10 Chefs on the Best $10 They’ve Ever Spent on Their Kitchens
As you might imagine, professional chefs rely on a lot of fancy-schmancy tools to do their jobs day in and day out. We’re talking immersion circulators, high-performance blenders, flash chillers, vacuum sealers, blow torches, and beyond. But not every gadget that professional chefs swear by has to cost you an arm and a leg (or look like it belongs in a laboratory).
We reached out to 10 chefs to talk about their favorite cheap kitchen tools that they couldn’t live without. Here are their picks which all cost $10 (ish) bucks or less.
“I spent less than $10 on this pull-type two-stage knife sharpener. Most home cooks are baffled and afraid of knife sharpening, but this tool will get you through until you really sharpen them.” — Jet Tila, Food Network Judge
2. Silicone Saute Spoon, $12 at Sur la Table
“I bought this from Sur la Table and I call it the spoontula. I love that it’s like a heat-resistant spatula — and the head doesn’t pop off.” — Julya Shin, former chef at Chez Panisse
3. Lux Minute Minder, $10
“The hardest thing to manage in a kitchen is time. In a restaurant kitchen, there’s never enough of it. At home, the problem is often too much. The best 10 bucks I ever spent on my kitchen was on a device that manages all that for me. It’s a Lux Minute Minder wind-up timer.” — Cal Peternell, former head chef at Chez Panisse and the host of the Cooking by Ear Podcast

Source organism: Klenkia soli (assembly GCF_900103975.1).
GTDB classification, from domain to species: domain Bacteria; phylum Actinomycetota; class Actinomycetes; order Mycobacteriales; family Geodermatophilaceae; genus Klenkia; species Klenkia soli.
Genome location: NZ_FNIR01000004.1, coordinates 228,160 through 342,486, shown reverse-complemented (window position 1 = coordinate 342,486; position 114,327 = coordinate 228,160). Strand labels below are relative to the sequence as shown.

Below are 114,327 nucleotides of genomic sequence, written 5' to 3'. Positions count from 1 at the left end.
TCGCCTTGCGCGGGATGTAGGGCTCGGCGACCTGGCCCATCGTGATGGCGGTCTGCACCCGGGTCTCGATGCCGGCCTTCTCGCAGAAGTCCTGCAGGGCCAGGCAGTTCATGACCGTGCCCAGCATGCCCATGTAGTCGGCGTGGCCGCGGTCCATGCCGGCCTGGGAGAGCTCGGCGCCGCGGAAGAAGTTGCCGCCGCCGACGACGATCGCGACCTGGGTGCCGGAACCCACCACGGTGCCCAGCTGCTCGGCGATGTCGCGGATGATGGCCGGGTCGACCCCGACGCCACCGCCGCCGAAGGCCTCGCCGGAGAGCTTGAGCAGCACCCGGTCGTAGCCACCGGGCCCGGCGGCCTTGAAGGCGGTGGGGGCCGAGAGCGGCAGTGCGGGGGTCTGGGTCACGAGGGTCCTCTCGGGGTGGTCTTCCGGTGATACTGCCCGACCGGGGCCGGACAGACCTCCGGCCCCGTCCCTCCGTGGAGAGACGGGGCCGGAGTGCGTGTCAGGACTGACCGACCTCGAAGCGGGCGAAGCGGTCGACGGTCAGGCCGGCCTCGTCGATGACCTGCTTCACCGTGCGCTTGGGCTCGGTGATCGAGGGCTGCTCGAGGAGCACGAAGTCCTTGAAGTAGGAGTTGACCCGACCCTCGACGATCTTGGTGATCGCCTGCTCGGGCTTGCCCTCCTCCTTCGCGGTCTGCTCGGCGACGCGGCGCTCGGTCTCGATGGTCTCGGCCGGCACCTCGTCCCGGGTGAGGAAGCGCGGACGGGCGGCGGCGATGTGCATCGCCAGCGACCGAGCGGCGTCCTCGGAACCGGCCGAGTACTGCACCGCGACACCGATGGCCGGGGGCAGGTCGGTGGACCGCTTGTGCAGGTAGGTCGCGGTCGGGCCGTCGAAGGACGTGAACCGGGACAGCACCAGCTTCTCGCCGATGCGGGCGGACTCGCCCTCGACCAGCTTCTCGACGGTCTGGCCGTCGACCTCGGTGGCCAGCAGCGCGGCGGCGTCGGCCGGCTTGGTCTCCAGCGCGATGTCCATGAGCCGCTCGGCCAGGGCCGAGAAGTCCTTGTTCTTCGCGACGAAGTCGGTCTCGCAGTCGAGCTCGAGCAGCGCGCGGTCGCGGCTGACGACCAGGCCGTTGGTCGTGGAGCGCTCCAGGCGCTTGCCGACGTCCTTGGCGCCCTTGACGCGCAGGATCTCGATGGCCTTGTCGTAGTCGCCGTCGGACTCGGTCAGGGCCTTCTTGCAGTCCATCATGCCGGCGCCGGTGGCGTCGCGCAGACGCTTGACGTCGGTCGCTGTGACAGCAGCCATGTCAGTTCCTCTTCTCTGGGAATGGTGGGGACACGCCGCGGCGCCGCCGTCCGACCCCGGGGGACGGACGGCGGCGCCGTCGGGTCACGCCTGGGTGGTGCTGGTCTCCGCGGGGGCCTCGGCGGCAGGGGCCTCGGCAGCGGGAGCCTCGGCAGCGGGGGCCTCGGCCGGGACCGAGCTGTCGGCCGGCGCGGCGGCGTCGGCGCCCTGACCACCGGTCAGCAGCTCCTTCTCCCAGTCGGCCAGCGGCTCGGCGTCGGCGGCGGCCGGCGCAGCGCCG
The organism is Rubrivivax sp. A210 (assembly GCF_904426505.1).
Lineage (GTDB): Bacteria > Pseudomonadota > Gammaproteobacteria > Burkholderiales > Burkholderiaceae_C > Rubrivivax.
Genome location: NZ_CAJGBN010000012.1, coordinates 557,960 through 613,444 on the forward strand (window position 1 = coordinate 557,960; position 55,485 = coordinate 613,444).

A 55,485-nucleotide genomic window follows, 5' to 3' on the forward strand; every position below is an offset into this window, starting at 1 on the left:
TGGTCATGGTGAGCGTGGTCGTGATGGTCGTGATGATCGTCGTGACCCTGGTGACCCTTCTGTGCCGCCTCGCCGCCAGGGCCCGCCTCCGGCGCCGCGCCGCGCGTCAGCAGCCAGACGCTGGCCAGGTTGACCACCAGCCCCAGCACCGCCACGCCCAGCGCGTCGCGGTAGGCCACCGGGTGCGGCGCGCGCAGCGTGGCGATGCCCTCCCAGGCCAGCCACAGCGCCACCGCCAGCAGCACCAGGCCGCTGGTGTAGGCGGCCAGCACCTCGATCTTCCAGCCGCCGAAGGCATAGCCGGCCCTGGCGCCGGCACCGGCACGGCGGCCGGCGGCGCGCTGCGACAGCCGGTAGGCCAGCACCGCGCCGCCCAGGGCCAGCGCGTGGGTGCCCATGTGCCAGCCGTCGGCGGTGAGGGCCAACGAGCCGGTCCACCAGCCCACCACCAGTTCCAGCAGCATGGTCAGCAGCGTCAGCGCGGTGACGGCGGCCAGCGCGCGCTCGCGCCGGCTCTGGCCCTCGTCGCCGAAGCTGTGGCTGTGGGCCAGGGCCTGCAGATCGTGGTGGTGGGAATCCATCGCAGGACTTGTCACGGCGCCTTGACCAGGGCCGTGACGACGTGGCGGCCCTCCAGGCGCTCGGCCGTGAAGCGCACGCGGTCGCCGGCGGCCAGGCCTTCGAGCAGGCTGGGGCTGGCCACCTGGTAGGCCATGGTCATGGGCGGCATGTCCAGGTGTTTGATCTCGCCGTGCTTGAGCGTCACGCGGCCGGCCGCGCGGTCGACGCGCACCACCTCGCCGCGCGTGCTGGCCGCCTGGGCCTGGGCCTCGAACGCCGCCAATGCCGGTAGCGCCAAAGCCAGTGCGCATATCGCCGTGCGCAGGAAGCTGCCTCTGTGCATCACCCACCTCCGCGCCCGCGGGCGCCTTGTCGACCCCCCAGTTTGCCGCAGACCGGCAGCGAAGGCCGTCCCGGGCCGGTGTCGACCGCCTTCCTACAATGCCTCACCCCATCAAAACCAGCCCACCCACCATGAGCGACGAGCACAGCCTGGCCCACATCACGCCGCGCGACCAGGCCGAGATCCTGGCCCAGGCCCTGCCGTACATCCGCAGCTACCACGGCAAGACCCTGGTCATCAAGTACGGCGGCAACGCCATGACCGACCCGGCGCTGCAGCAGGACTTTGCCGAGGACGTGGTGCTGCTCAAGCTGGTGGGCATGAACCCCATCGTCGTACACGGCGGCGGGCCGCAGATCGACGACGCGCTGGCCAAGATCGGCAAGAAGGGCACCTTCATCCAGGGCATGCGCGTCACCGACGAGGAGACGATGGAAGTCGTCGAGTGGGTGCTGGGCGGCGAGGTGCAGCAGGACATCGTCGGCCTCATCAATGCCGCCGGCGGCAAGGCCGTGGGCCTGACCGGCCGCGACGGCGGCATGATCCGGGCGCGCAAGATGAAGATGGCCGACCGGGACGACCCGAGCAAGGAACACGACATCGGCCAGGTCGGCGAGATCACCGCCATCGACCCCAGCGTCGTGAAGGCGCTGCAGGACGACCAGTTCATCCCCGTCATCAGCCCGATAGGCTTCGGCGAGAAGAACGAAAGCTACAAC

4. Knife Sharpening Service, $1 per inch
5. Weck Jars, $25 for six at Williams Sonoma
“I bought a few small Weck jars to keep my spices in. It keeps everything fresh and looks nice out on the counter.” — Matt Hyland, Executive Chef of Pizza Loves Emily restaurants
6. Japanese-Style Can Opener, $8
“A Ganji Japanese-style can opener. Forget the ones with gears and mechanisms, I am in love with this can opener. It opens square or rectangle cans really easily, which is hard to do with other can openers. It also opens bottles and punctures holes in cans if needed, like when you buy a large can of olive oil and it won’t pour out nicely unless it has another hole in it. It cleans up really well because it doesn’t have any gears for food to get stuck and never breaks. It’s super heavy-duty and comes in handy for all sorts of things I never thought I’d need it for.”— Katie Button, Executive Chef of Cúrate and Nightbell
7. Stainless Steel Meat Tenderizer, $15
“Definitely a meat tenderizer! It opens a whole new world on meats — especially ones that are traditionally thought of as cheap cuts or braising meats. A few punches with the tenderizer and almost any meat can be cooked however you want to any temperature.” — Jake Nemmers, Executive Chef at Flora Bar NYC
8. Splatter Guard, $11
9. Ball Keepsake Canning Jars, $12 for four at Jet
What’s the best $10 you’ve ever spent on your kitchen?